Like you didn’t see this coming… Sen. Dick Durbin (D-IL), together with Sen. Mike Enzi (R-WY), will, if all goes according to plan, announce intentions to impose a sales tax on internet sales. The bill, referred to as the Main Street Fairness Act in the Senate, is a companion piece to legislation bearing the same name currently stalled in the House.
The legislation is billed as intending to level the playing field between internet retailers and retailers who have an actual physical presence inside of a given state. “Why should out-of-state companies that sell their products online have an unfair advantage over Main Street bricks-and-mortar businesses?” Durbin asked recently in his home state of Illinois.
It may sound noble (and arguably, there are some real fairness issues at play here) but you and I know this is really about dollars. It’s estimated that requiring online retailers to collect sales tax from would result in revenue totaling a whopping $37 billion over a three year period.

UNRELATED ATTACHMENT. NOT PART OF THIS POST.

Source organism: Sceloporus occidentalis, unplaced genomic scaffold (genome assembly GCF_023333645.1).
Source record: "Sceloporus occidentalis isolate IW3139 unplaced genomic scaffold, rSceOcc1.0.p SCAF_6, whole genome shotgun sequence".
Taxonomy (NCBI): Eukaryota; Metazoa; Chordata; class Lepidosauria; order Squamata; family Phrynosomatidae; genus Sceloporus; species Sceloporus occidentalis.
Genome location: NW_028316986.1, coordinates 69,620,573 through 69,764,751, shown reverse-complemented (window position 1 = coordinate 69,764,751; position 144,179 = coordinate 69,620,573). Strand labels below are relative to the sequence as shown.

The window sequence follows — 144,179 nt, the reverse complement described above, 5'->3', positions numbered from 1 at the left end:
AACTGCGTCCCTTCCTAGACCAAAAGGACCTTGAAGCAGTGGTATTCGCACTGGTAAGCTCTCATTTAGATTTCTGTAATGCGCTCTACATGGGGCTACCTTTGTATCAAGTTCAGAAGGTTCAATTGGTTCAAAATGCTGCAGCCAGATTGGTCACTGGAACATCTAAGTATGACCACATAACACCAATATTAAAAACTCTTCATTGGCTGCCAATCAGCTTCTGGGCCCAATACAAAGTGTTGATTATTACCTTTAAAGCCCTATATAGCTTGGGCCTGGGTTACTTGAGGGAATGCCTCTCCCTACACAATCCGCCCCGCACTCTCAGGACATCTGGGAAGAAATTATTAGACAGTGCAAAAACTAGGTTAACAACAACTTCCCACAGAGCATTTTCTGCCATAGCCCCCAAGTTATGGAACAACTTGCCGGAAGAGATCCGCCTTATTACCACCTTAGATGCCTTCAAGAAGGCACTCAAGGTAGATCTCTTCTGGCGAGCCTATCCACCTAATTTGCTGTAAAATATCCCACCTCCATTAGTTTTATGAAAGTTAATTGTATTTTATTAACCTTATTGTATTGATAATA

But don’t count it as a win just yet. Those billions of dollars have a lot of faces behind them. Opposition to the bill, which hasn’t even been officially introduced, and its companion in the House is already growing, led by, not surprisingly, online retailers and legislators in states like California, which rely heavily on tech and online businesses. Cue Rep. Dan Lungren (R-CA) who has introduced the Supporting the Preservation of Internet Entrepreneurs and Small Businesses Resolution (yeah, the name cracks me up, too) which would block the imposition of any sales tax on online sales. H.R.5 which was introduced in early February 2011 currently sits in the Subcommittee on Courts, Commercial and Administrative Law.
So what does any of this mean? Really, nothing for now. Both sides are, I’m sure, lawyering and lobbying up. While nobody knows for sure what the outcome will be, I think we can all count on some kind of compromise bill eked out over time. A long time.